Mick O'Halloran

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For other people named Michael O'Halloran, see Michael O'Halloran (disambiguation).
Mick O'Halloran
Senator Mick O'Halloran.jpg
25th Leader of the Opposition (SA)
Elections: 1950, 1953, 1956, 1959
In office
1949–1960
Preceded by Robert Richards
Succeeded by Frank Walsh
Member of the South Australian Parliament
for Frome
In office
19 March 1938 – 22 September 1960
Preceded by New district
Succeeded by Tom Casey
Senator for South Australia
In office
17 November 1928 – 30 June 1935
Member of the South Australian Parliament
for Burra Burra
In office
5 April 1924 – 26 March 1927
Preceded by Samuel Dickson
Succeeded by Francis Jettner
In office
6 April 1918 – 9 April 1921
Preceded by John Pick
Succeeded by Samuel Dickson
Personal details
Born (1893-04-12)12 April 1893
Yanyarrie, South Australia, British Empire
Died 22 September 1960(1960-09-22) (aged 67)
Political party Labor
Mick O'Halloran (seated centre)

Michael Raphael O'Halloran (12 April 1893 – 22 September 1960)[1] was an Australian Labor Party (ALP) politician, serving in the Australian Senate and as opposition leader in the Parliament of South Australia.

Born in Yanyarrie in outback South Australia, the Irish Catholic O'Halloran was educated at public schools before leaving to work on his parents' farm aged 13.

O'Halloran joined the ALP at 15 and was first elected to the South Australian House of Assembly Electoral district of Burra Burra at the April 1918 election. He lost the seat at the April 1921 election, but regained it in April 1924.[1] He also made an astute move in 1924 by marrying Mary Frances Rowe on 14 August 1924. They had no children, but Mary would act as O'Halloran's electorate officer and advisor for the remainder of his political life.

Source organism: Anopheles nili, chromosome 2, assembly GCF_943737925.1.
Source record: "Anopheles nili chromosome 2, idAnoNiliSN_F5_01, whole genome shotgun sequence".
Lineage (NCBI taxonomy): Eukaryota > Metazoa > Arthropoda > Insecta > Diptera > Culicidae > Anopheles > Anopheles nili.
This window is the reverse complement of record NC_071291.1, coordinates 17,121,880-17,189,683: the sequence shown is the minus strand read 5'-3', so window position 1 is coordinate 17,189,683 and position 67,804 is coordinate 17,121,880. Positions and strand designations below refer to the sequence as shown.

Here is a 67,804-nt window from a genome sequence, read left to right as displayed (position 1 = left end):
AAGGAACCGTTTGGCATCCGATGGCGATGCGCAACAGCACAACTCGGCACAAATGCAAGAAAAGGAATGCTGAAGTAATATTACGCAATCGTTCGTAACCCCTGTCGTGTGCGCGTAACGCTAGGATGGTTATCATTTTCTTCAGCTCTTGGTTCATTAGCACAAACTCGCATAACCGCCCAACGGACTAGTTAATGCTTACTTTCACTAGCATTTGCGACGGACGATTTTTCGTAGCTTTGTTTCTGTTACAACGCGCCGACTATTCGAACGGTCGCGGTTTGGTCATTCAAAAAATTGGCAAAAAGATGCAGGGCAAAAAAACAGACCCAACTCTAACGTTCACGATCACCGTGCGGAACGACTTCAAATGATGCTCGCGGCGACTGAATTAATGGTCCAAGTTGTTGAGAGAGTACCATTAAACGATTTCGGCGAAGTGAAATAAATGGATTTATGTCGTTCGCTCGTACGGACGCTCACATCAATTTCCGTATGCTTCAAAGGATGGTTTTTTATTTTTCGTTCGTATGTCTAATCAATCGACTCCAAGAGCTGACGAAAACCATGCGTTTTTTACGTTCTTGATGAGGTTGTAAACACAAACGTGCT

Following his defeat at the 1927 election, O'Halloran worked as an organiser for the Labor Party until his election to the Senate at the 1928 election. He served as the Deputy Opposition Leader in the Senate from 1932 until his defeat at the 1935 election.

After a failed bid to re-enter the Senate at the 1937 election, O'Halloran returned to state parliament at the March 1938 South Australian election as the member for Frome.[1]

An eccentric, O'Halloran forbade any Labor people to enter Frome or campaign there and it became known as his personal fiefdom. Despite this, or possibly because of this, O'Halloran comfortably retained Frome for the rest of his life, and succeeded Robert Richards as Leader of the Opposition on 10 October 1949. In the process he became the first Catholic to lead the South Australian Labor Party.

During his eleven years as ALP leader, O'Halloran lost four consecutive elections to the Sir Thomas Playford IV led Liberal and Country League. Although the ALP gained a majority of the popular vote in each of these elections, it was locked out of power due to a grossly malapportioned electoral system known as the Playmander. While Adelaide was (with few exceptions) an ALP stronghold, under the Playmander there were two rural electorates for one electorate in Adelaide. His leadership of the party remained unchallenged during this time.

O'Halloran used his influence within the ALP to support H.V. Evatt as federal ALP leader. Notwithstanding his own Catholicism, he resisted overtures to join the Catholic-dominated Democratic Labor Party, ensuring that the South Australian branch of the ALP remained free from the splits that occurred in Victoria and Queensland.

O'Halloran had a very good working relationship with Playford, which would be unthinkable in today's climate of adversarial politics. Philosophical differences did not prevent the two men from being friends. They dined together each week to discuss Playford's future plans for South Australia. In response, Playford would regularly, and publicly, call attention to the important role O'Halloran played in the running of the state, while O'Halloran once described Playford as "the best Labor Premier South Australia ever had".